# How do you integrate 1/((x^3)(x-4)) using partial fractions?

Mar 20, 2017

$\int \frac{\mathrm{dx}}{{x}^{3} \left(x - 4\right)} = \frac{x + 2}{16 {x}^{2}} + 64 \ln \left\mid \frac{x - 4}{x} \right\mid + C$

#### Explanation:

Write the function as a sum of partial fractions with parametric numerators, using as denominators all the factors of the denominator of the rational function:

$\frac{1}{{x}^{3} \left(x - 4\right)} = \frac{A}{x} ^ 3 + \frac{B}{x} ^ 2 + \frac{C}{x} + \frac{D}{x - 4}$

Execute the sum:

$\frac{1}{{x}^{3} \left(x - 4\right)} = \frac{A \left(x - 4\right) + B x \left(x - 4\right) + C {x}^{2} \left(x - 4\right) + D {x}^{3}}{{x}^{3} \left(x - 4\right)}$

Since the denominators are equal we can equate the numerators:

$A x - 4 A + B {x}^{2} - 4 B x + C {x}^{3} - 4 C {x}^{2} + D {x}^{3} = 1$

$\left(C + D\right) {x}^{3} + \left(B - 4 C\right) {x}^{2} + \left(A - 4 B\right) x - 4 A = 1$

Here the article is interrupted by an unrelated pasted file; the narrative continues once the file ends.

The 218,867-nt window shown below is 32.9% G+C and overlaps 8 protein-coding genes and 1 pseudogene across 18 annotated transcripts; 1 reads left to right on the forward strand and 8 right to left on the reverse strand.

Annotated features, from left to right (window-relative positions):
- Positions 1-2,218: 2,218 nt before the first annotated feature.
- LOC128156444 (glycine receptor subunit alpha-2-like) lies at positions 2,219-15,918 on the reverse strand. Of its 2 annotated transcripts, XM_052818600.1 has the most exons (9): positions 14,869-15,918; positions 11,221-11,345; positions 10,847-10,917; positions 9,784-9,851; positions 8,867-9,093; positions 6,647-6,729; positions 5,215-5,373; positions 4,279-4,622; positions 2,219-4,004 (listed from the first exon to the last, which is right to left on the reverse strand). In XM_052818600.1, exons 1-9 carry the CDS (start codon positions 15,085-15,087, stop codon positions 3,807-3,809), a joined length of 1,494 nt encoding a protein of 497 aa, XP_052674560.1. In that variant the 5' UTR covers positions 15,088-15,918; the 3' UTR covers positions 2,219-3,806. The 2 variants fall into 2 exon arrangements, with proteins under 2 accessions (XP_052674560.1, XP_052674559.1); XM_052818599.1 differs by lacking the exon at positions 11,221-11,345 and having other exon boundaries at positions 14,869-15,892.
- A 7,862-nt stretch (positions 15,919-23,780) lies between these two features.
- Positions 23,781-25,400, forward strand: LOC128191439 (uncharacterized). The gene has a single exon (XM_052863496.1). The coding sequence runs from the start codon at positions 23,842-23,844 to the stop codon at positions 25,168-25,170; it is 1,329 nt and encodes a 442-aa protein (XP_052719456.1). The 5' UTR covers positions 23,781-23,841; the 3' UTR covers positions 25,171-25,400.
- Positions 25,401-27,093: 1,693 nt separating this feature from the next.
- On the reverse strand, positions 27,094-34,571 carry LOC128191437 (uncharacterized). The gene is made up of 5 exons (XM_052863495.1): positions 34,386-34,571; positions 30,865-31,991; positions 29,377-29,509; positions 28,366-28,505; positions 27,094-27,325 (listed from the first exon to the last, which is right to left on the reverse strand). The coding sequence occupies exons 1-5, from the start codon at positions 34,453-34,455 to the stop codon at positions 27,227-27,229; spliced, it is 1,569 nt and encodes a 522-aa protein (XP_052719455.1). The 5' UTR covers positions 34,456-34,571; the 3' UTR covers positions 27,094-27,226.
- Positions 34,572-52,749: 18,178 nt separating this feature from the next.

Two polynomials are equal if the coefficients of the same degree in $x$ are equal, so:

$\left\{\begin{matrix}- 4 A = 1 \\ A - 4 B = 0 \\ B - 4 C = 0 \\ C + D = 0\end{matrix}\right.$

$\left\{\begin{matrix}A = - \frac{1}{4} \\ B = \frac{A}{4} = - \frac{1}{16} \\ C = \frac{B}{4} = - \frac{1}{64} \\ D = - C = \frac{1}{64}\end{matrix}\right.$

Then:

$\frac{1}{{x}^{3} \left(x - 4\right)} = - \frac{1}{4 {x}^{3}} - \frac{1}{16 {x}^{2}} - \frac{1}{64 x} + \frac{1}{64 \left(x - 4\right)}$

and integrating:

$\int \frac{\mathrm{dx}}{{x}^{3} \left(x - 4\right)} = - \int \frac{\mathrm{dx}}{4 {x}^{3}} - \int \frac{\mathrm{dx}}{16 {x}^{2}} - \int \frac{\mathrm{dx}}{64 x} + \int \frac{\mathrm{dx}}{64 \left(x - 4\right)}$

$\int \frac{\mathrm{dx}}{{x}^{3} \left(x - 4\right)} = \frac{1}{8 {x}^{2}} + \frac{1}{16 x} - 64 \ln \left\mid x \right\mid + 64 \ln \left\mid x - 4 \right\mid + C$

$\int \frac{\mathrm{dx}}{{x}^{3} \left(x - 4\right)} = \frac{x + 2}{16 {x}^{2}} + 64 \ln \left\mid \frac{x - 4}{x} \right\mid + C$